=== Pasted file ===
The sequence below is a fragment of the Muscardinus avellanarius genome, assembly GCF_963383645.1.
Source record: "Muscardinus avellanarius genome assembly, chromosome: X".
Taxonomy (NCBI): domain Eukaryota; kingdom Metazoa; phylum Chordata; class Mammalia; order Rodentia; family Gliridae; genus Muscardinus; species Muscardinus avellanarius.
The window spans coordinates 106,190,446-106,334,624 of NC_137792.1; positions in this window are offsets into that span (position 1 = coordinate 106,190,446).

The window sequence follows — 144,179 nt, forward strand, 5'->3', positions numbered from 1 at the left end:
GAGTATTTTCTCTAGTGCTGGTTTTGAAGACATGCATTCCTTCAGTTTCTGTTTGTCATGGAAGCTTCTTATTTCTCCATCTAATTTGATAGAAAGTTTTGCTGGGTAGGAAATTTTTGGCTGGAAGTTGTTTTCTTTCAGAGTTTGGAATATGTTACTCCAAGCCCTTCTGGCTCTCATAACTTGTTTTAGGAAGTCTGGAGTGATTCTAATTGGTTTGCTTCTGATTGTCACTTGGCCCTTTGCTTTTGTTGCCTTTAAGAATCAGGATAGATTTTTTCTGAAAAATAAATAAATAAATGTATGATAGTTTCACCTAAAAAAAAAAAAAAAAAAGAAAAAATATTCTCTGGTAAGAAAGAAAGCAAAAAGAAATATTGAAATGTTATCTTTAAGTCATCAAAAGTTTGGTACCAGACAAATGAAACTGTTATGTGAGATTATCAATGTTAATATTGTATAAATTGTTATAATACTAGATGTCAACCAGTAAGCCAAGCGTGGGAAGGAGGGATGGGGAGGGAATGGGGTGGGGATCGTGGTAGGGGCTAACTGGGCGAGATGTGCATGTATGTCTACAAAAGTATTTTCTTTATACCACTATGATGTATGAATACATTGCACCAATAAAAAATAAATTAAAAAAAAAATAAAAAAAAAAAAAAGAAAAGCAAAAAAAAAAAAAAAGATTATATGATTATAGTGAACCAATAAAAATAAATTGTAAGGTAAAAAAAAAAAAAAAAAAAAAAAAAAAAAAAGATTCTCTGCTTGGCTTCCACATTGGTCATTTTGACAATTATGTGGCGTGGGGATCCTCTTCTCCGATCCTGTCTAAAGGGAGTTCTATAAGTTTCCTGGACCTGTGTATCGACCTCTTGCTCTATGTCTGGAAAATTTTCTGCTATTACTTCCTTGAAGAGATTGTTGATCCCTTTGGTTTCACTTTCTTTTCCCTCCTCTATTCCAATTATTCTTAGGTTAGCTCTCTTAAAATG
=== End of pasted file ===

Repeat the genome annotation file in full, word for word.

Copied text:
The sequence below is a fragment of the Muscardinus avellanarius genome, assembly GCF_963383645.1.
Source record: "Muscardinus avellanarius genome assembly, chromosome: X".
Taxonomy (NCBI): domain Eukaryota; kingdom Metazoa; phylum Chordata; class Mammalia; order Rodentia; family Gliridae; genus Muscardinus; species Muscardinus avellanarius.
The window spans coordinates 106,190,446-106,334,624 of NC_137792.1; positions in this window are offsets into that span (position 1 = coordinate 106,190,446).

The window sequence follows — 144,179 nt, forward strand, 5'->3', positions numbered from 1 at the left end:
GAGTATTTTCTCTAGTGCTGGTTTTGAAGACATGCATTCCTTCAGTTTCTGTTTGTCATGGAAGCTTCTTATTTCTCCATCTAATTTGATAGAAAGTTTTGCTGGGTAGGAAATTTTTGGCTGGAAGTTGTTTTCTTTCAGAGTTTGGAATATGTTACTCCAAGCCCTTCTGGCTCTCATAACTTGTTTTAGGAAGTCTGGAGTGATTCTAATTGGTTTGCTTCTGATTGTCACTTGGCCCTTTGCTTTTGTTGCCTTTAAGAATCAGGATAGATTTTTTCTGAAAAATAAATAAATAAATGTATGATAGTTTCACCTAAAAAAAAAAAAAAAAAAGAAAAAATATTCTCTGGTAAGAAAGAAAGCAAAAAGAAATATTGAAATGTTATCTTTAAGTCATCAAAAGTTTGGTACCAGACAAATGAAACTGTTATGTGAGATTATCAATGTTAATATTGTATAAATTGTTATAATACTAGATGTCAACCAGTAAGCCAAGCGTGGGAAGGAGGGATGGGGAGGGAATGGGGTGGGGATCGTGGTAGGGGCTAACTGGGCGAGATGTGCATGTATGTCTACAAAAGTATTTTCTTTATACCACTATGATGTATGAATACATTGCACCAATAAAAAATAAATTAAAAAAAAAATAAAAAAAAAAAAAAGAAAAGCAAAAAAAAAAAAAAAGATTATATGATTATAGTGAACCAATAAAAATAAATTGTAAGGTAAAAAAAAAAAAAAAAAAAAAAAAAAAAAAAGATTCTCTGCTTGGCTTCCACATTGGTCATTTTGACAATTATGTGGCGTGGGGATCCTCTTCTCCGATCCTGTCTAAAGGGAGTTCTATAAGTTTCCTGGACCTGTGTATCGACCTCTTGCTCTATGTCTGGAAAATTTTCTGCTATTACTTCCTTGAAGAGATTGTTGATCCCTTTGGTTTCACTTTCTTTTCCCTCCTCTATTCCAATTATTCTTAGGTTAGCTCTCTTAAAATG